by Hap Aziz
Taking a broad view of history, it becomes evident that technological advances over the years have, for better or for worse, found their way into the learning enterprise. For the generation of students now in the academic pipeline, computers and the Internet are a fixture in many classrooms, libraries, and media centers, not to mention a conduit between instructor and student from the home, during any time of day or night. It’s quite a difference from the experience of my generation when calculators were becoming more widespread and the use of film and television brought visual images and audio from all over the world into our schools.
Thinking about the relationship between technology and education, we see that technology basically does two things in the teaching and learning process:
- Technology facilitates learning.
- Technology defines the parameters within which learning takes place.
The first item is how we commonly see and understand technology to operate within the education landscape. The use of computers and the Internet to facilitate online or distance learning is an example of this facilitation of learning. However, it is the second item, the defining of the parameters within which learning takes place, which is of much greater significance.
If we look back far enough, we see that the learning enterprise in its current form is based on the development of a significant technological advance; that is, the invention of the phonetic alphabet. Prior to that invention, teaching and learning was a very personal activity between a teacher and a student or small number of students. The learning process often involved conversation, recitation, and memorization, but just as often it involved hands-on participation and activities that gave students experience with a particular set of skills. That type of experiential learning is possible when societies (and the numbers of students) are relatively small, and when the content to be mastered is more narrowly focused. In other words, it would be very difficult to educate our students like that today.
Because of the invention of the alphabet, societies and whole civilizations developed the ability to capture, store, and share information across both time and space. As a result, education was transformed over time into a process that first involved learning how to code and decode information (writing and reading!) before learning the actual content of interest. So the invention and implementation of the alphabet and eventually the book defined the parameters within which learning takes place all the way up to and including our modern age.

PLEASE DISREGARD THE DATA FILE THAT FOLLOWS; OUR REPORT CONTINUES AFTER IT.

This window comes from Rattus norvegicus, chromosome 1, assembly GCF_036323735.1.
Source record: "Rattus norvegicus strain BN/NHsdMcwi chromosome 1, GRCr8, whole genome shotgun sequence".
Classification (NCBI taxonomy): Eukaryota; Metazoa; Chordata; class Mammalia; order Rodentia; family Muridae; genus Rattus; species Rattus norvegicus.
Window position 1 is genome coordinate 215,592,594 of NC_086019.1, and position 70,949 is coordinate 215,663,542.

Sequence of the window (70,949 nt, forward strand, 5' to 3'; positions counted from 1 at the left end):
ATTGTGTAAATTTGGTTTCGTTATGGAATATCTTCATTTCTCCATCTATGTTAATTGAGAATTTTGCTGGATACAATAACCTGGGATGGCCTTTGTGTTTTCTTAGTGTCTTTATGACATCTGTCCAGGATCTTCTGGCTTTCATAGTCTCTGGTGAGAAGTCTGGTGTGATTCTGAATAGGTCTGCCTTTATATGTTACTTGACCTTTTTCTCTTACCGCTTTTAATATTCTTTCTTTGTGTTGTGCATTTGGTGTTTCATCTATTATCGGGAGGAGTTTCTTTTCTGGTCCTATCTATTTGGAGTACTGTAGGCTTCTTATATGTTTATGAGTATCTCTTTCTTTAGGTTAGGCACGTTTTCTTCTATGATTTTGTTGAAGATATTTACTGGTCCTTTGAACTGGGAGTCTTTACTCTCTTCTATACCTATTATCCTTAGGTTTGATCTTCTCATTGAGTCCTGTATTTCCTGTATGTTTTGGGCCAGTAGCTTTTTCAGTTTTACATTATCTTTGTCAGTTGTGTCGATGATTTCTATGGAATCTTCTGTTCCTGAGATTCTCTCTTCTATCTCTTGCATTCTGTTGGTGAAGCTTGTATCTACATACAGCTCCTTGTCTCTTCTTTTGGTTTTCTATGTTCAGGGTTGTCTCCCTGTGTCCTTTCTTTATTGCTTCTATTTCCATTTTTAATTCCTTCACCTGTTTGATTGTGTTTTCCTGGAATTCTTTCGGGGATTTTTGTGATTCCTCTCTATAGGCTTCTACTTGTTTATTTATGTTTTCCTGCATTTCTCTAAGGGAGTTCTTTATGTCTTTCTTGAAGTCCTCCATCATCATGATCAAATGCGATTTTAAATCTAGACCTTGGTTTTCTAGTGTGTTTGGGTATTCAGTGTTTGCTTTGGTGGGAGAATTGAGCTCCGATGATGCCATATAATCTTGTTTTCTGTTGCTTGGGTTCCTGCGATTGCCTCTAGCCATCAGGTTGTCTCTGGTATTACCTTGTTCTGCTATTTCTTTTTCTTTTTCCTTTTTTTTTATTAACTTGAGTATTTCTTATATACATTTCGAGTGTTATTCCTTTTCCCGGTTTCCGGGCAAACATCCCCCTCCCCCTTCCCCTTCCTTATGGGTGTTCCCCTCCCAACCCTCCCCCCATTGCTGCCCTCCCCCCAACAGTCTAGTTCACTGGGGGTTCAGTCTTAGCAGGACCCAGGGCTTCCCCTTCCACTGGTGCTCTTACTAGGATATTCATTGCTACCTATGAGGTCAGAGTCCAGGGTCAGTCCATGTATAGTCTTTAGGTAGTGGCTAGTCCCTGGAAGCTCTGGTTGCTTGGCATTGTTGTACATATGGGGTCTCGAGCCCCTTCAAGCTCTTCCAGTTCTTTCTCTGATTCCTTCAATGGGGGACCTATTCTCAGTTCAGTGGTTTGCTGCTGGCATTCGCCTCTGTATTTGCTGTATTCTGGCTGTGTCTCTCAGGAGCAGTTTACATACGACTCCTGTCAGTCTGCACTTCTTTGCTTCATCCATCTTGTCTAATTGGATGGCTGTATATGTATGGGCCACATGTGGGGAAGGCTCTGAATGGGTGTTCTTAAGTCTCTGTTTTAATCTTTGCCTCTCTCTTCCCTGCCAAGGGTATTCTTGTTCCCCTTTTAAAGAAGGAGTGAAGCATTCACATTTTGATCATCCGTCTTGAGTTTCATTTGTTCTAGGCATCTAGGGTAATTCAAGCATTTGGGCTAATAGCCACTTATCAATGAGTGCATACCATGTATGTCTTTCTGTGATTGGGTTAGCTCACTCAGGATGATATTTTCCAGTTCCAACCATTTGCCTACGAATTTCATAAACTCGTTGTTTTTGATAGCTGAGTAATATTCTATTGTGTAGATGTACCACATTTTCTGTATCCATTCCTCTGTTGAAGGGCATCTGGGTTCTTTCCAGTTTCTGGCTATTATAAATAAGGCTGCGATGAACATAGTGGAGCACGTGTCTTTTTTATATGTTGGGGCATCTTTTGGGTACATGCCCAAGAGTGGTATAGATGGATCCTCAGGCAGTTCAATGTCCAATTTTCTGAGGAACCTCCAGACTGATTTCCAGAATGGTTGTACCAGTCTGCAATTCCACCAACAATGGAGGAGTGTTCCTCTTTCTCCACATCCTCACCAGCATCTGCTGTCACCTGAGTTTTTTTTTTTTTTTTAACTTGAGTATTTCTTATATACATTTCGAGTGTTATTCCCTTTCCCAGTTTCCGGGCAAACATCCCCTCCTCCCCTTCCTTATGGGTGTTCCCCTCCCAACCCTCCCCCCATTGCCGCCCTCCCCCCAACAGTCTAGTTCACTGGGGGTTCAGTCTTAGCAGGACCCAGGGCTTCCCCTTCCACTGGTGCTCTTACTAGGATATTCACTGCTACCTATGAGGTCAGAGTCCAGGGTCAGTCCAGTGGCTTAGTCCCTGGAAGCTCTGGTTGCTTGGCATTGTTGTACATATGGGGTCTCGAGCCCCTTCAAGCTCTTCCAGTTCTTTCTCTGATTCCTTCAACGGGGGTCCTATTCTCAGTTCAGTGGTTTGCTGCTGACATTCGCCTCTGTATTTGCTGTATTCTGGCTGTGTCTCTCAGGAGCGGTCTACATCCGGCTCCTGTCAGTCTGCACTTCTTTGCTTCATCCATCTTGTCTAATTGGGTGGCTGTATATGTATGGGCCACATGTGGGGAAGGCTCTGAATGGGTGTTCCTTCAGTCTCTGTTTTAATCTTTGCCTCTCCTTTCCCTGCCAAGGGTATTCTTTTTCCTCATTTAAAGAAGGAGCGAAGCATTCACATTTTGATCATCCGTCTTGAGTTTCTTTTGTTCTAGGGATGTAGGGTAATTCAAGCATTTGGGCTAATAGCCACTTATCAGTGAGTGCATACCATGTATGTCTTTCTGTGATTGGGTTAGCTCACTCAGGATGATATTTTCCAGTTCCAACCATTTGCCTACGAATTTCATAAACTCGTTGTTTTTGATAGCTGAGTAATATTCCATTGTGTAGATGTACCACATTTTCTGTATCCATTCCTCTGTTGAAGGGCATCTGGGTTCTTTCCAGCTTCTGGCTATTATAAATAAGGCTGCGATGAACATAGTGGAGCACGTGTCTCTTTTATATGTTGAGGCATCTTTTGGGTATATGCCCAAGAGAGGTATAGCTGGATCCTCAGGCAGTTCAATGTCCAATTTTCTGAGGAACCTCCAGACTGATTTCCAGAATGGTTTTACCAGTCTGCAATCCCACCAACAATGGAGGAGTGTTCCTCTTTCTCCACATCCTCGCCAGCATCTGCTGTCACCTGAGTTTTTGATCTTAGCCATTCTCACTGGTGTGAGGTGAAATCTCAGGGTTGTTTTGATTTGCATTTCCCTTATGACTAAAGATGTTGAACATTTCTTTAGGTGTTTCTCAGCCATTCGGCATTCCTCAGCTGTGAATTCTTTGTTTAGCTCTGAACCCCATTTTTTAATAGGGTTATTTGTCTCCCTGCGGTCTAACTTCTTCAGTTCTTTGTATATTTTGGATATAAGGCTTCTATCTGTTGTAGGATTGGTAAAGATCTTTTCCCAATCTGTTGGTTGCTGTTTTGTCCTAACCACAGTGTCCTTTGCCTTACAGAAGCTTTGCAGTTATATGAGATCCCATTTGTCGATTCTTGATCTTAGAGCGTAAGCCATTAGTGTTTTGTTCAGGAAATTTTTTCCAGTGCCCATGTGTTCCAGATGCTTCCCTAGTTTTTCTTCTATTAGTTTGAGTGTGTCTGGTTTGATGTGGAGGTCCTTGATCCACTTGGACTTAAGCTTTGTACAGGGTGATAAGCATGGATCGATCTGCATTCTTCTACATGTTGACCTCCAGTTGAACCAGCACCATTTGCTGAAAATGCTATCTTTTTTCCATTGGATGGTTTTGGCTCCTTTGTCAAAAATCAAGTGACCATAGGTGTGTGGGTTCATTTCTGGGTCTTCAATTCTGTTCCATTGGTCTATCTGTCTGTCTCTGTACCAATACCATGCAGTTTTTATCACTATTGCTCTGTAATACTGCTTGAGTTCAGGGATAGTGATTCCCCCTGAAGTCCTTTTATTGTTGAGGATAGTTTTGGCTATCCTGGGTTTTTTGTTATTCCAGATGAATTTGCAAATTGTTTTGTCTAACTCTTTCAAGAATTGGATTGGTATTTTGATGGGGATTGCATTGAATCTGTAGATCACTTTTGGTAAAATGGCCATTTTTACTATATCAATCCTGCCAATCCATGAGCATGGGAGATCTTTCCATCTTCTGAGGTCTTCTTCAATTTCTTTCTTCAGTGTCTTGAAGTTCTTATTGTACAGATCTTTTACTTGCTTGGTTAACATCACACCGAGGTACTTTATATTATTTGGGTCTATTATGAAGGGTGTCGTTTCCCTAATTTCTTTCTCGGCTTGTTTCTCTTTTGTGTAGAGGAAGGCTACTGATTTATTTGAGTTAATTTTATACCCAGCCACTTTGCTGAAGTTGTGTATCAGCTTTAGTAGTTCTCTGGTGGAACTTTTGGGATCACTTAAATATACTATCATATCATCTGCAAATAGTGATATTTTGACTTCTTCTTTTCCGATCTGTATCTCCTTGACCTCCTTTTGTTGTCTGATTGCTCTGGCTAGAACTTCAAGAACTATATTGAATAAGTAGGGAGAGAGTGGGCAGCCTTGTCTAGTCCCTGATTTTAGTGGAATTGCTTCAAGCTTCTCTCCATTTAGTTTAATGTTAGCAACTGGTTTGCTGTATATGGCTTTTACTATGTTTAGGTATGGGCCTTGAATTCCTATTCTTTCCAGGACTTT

Consider that our current educational process requires the achievement of some level of competency in the coding and decoding process before subject matter mastery can occur. The first few years of schooling beginning in pre-school or kindergarten is focused on teaching children how to read and write. Unfortunately, this is not the way humans were designed to learn—through experiential learning combining both hands-on and conversational activities, and without the added complexity of having to a coding and decoding protocol as a prerequisite to subject matter instruction.
Interestingly, and perhaps appropriately, technology has brought us to another transformational inflection point in the learning enterprise that offers the possible promise of reducing our dependence on symbolic manipulation and providing the mechanism by which people can learn the way we were designed to learn. With the development of multimedia-enabled computers, game systems, and smart devices, we already see how learners are able to master new skill sets without knowing how to read or write. Witness a child of preschool age playing Angry Birds or Plants vs. Zombies to see how problem solving abilities are cultivated. The learning at this point is trivial, to be sure, but it is occurring, and nothing indicates that this type of activity cannot be leveraged in more significant ways.
There are hurdles to be overcome, of course. A robust infrastructure will need to be developed to support the technology across the educational system. Content for all subject matter areas will need to be redeveloped from the ground up. And before that can happen, an entirely new pedagogical framework will need to be created around course design and assessment of progress toward desired learning objectives.
As high as these hurdles may appear to be, the potential impact of this shift in the utilization of technology is extremely enticing, even upon a mere surface examination. As well as the alphabet and the coding and decoding process has served the education establishment for the past several centuries, it is becoming more apparent that it may represent more of an obstacle to effective learning, especially for the young learners of today. How we evaluate the pitfalls and potential of the new technologies to serve teaching and learning will determine whether or not the parameters within which learning takes place are opened wide.